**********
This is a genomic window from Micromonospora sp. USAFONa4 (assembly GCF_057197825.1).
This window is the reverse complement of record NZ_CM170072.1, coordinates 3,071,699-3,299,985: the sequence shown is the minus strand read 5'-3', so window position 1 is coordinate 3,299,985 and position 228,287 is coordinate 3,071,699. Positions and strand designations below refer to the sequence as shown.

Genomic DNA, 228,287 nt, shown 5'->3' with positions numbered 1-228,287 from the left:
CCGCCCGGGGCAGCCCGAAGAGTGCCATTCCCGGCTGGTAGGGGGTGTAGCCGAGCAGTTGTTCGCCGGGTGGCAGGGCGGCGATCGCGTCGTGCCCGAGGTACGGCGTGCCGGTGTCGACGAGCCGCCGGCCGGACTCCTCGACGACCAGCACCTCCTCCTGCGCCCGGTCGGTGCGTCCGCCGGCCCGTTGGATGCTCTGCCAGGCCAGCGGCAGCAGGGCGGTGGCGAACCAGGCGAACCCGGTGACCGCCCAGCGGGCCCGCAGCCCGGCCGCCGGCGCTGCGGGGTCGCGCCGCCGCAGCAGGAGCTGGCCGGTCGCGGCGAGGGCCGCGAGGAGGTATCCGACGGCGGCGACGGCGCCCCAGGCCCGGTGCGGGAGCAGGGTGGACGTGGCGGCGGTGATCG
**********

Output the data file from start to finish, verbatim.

This is a genomic window from Micromonospora sp. USAFONa4 (assembly GCF_057197825.1).
This window is the reverse complement of record NZ_CM170072.1, coordinates 3,071,699-3,299,985: the sequence shown is the minus strand read 5'-3', so window position 1 is coordinate 3,299,985 and position 228,287 is coordinate 3,071,699. Positions and strand designations below refer to the sequence as shown.

Genomic DNA, 228,287 nt, shown 5'->3' with positions numbered 1-228,287 from the left:
CCGCCCGGGGCAGCCCGAAGAGTGCCATTCCCGGCTGGTAGGGGGTGTAGCCGAGCAGTTGTTCGCCGGGTGGCAGGGCGGCGATCGCGTCGTGCCCGAGGTACGGCGTGCCGGTGTCGACGAGCCGCCGGCCGGACTCCTCGACGACCAGCACCTCCTCCTGCGCCCGGTCGGTGCGTCCGCCGGCCCGTTGGATGCTCTGCCAGGCCAGCGGCAGCAGGGCGGTGGCGAACCAGGCGAACCCGGTGACCGCCCAGCGGGCCCGCAGCCCGGCCGCCGGCGCTGCGGGGTCGCGCCGCCGCAGCAGGAGCTGGCCGGTCGCGGCGAGGGCCGCGAGGAGGTATCCGACGGCGGCGACGGCGCCCCAGGCCCGGTGCGGGAGCAGGGTGGACGTGGCGGCGGTGATCG